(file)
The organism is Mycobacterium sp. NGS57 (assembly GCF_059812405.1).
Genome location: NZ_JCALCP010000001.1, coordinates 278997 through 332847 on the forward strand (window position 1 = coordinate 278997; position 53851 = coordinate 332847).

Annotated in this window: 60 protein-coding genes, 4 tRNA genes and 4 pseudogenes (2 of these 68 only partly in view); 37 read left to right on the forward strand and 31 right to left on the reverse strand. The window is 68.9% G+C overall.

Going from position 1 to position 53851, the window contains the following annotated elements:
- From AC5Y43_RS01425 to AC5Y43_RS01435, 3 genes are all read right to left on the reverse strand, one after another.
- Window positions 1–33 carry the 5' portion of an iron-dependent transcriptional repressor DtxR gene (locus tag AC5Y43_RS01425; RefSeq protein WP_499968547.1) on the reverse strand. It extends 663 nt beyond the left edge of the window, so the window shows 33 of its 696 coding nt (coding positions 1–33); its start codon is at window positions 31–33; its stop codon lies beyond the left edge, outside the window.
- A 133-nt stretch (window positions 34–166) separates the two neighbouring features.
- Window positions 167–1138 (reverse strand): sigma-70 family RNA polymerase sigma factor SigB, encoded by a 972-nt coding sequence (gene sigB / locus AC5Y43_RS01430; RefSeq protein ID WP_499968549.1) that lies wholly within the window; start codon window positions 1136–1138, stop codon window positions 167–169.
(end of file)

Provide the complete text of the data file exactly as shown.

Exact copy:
The organism is Mycobacterium sp. NGS57 (assembly GCF_059812405.1).
Genome location: NZ_JCALCP010000001.1, coordinates 278997 through 332847 on the forward strand (window position 1 = coordinate 278997; position 53851 = coordinate 332847).

Annotated in this window: 60 protein-coding genes, 4 tRNA genes and 4 pseudogenes (2 of these 68 only partly in view); 37 read left to right on the forward strand and 31 right to left on the reverse strand. The window is 68.9% G+C overall.

Going from position 1 to position 53851, the window contains the following annotated elements:
- From AC5Y43_RS01425 to AC5Y43_RS01435, 3 genes are all read right to left on the reverse strand, one after another.
- Window positions 1–33 carry the 5' portion of an iron-dependent transcriptional repressor DtxR gene (locus tag AC5Y43_RS01425; RefSeq protein WP_499968547.1) on the reverse strand. It extends 663 nt beyond the left edge of the window, so the window shows 33 of its 696 coding nt (coding positions 1–33); its start codon is at window positions 31–33; its stop codon lies beyond the left edge, outside the window.
- A 133-nt stretch (window positions 34–166) separates the two neighbouring features.
- Window positions 167–1138 (reverse strand): sigma-70 family RNA polymerase sigma factor SigB, encoded by a 972-nt coding sequence (gene sigB / locus AC5Y43_RS01430; RefSeq protein ID WP_499968549.1) that lies wholly within the window; start codon window positions 1136–1138, stop codon window positions 167–169.